• March 11, 2011

Following a successful vote in favour of adopting primary law making powers in Wales last week, the presiding officer for the Senedd/Welsh Assembly Government caused a further debate on the weekend by suggesting that the Welsh Office ministry could now be scrapped, which has in turn led to calls this week for the Scottish and Northern Ireland Office to also be scrapped and replaced with one body.

Lord Elis-Thomas, who is a Plaid Cymru member, said that there is little justification for continuing with a Welsh Office, now that the power of the Senedd will be increased. Mr Ellis-Thomas said that there will not be many more powers left with the current Secretary of State for Wales as a result of the Welsh referendum and any remaining powers should also be returned to Wales, such as the calling of elections, like they have been in Scotland and the north of Ireland. In addition, Mr Ellis-Thomas said that with the scrapping of the Welsh Office ministry, there is also an argument for Wales to adopt the Scottish government’s position of employing a `Scots Lawyer’ to be the Council General equivalent and the Advocate General for Scotland – who is a UK law officer – should now also be replicated in Wales. Mr Ellis-Thomas even went so far as to say the latter role could be undertaken by the same person.

Wales Office Minister David Jones accused Mr Ellis-Thomas of causing `guerrilla warfare’ on the British state with his comments, which have sparked a wider debate this week, leading (UK) Members of Parliament to call for only one UK
Minister to be responsible for the north of Ireland, Scotland and Wales. The Welsh Office employs 60 staff, the Scottish Office 100 staff and the Northern Ireland Office 110 staff, in addition to the respective (UK) Secretary of States. With a (UK) referendum approaching in May 2011 on whether to keep the first-past-the-post system for electing MPs or to switch to the Alternative Vote= – which in part has been argued to be a money saving exercise, because it will also reduce the number of MP’s – the UK government cannot easily justify keeping ministerial offices open that have little power.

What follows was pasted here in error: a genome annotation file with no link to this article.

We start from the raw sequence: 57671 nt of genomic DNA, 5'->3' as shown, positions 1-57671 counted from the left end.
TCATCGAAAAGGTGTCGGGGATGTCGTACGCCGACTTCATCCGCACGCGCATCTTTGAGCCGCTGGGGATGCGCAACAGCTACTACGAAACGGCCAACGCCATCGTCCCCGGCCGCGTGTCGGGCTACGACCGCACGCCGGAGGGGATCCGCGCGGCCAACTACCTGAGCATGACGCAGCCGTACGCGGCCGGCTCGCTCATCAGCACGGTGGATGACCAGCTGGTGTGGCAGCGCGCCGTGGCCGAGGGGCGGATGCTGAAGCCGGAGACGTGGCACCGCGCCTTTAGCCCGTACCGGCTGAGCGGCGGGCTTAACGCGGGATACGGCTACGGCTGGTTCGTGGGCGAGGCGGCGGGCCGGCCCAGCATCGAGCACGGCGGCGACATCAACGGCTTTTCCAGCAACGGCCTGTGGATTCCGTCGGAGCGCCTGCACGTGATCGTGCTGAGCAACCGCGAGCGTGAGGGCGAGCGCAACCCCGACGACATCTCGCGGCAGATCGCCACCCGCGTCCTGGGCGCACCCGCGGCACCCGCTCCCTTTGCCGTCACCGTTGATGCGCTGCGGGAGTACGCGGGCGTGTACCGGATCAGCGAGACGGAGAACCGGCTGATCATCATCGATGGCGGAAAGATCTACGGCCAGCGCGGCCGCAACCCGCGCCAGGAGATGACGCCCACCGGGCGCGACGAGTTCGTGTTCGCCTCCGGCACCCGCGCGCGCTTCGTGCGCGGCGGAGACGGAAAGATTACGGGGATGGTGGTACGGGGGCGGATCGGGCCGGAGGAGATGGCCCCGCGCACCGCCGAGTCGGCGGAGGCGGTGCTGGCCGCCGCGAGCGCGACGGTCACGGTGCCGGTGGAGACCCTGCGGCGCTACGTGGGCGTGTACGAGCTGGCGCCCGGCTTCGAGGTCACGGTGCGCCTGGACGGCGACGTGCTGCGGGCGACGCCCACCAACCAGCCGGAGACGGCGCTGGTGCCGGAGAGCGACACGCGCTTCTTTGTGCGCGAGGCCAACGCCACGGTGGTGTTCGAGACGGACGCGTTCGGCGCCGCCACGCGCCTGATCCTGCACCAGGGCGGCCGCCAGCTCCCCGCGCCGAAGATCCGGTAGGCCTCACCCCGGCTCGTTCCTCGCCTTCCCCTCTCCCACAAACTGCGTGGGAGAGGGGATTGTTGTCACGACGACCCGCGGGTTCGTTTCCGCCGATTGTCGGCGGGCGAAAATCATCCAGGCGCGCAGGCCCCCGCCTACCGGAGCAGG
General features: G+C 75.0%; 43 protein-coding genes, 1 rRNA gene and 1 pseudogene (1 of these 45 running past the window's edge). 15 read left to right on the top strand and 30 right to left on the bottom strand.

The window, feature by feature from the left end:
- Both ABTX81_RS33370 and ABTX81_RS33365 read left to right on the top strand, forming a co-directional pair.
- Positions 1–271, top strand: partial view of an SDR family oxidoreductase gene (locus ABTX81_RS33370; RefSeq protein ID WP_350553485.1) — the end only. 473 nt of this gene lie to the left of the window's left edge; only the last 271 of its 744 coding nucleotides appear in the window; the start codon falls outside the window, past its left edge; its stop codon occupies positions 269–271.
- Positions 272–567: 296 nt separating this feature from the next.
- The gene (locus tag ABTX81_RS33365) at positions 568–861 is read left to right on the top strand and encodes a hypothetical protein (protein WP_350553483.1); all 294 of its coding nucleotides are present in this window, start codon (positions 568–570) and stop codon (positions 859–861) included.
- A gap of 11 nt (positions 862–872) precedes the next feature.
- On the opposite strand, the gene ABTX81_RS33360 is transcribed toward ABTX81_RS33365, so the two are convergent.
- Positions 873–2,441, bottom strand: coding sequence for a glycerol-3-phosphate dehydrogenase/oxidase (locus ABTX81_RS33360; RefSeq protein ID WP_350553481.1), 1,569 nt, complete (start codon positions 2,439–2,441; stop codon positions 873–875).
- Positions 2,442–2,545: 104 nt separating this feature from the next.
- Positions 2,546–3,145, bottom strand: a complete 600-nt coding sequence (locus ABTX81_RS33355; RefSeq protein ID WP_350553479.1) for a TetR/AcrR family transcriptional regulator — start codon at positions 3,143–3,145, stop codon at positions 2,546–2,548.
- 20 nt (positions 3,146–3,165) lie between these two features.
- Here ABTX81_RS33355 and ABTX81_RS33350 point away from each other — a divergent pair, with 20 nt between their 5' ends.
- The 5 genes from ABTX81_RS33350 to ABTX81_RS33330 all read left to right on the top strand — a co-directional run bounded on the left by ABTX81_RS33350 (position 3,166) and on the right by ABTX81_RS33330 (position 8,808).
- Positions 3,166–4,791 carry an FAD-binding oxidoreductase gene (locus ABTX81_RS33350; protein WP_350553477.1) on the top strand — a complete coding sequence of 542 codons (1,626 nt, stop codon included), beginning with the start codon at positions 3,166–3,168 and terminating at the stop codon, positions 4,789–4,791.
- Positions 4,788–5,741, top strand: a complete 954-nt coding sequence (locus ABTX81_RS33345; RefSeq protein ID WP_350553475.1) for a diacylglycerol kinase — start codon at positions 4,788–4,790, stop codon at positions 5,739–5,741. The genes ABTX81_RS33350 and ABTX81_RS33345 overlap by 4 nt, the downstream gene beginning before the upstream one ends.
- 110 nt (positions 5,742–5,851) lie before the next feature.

However the UK government have said that they do not have any plans to get rid of any of the Ministries and have argued that the Ministers concerned have an important voice on the UK Cabinet, which Mr Ellis-Thomas contents can and is currently done by Ministers from the Welsh government.

The Welsh Office was originally established as a territorial department in 1965 to execute government policy in Wales. Before the (UK) general election in May 2010, the Conservatives promised to create a Cornwall Minister for the same purpose if it was successful in being elected, which would have increased Cornwall’s influence and standing within the UK. However, despite creating the post of Cornwall Minister before the election, the Cornish are still waiting for the government to fulfil its promise on this issue now that it leads the government. If the existing Northern Ireland, Scotland and Wales Ministries are merged into one Office, as has been suggested, maybe Cornwall could also be included in the same administration body.

This article prepared for Celtic News by Rhisiart Tal-e-bot General Secretary Celtic League. For follow-up comment or clarification contact:

Tel: 0044 (0)1209315884            

M: 0044(0)7787318666          


J B Moffatt (Mr)
Director of Information
Celtic League


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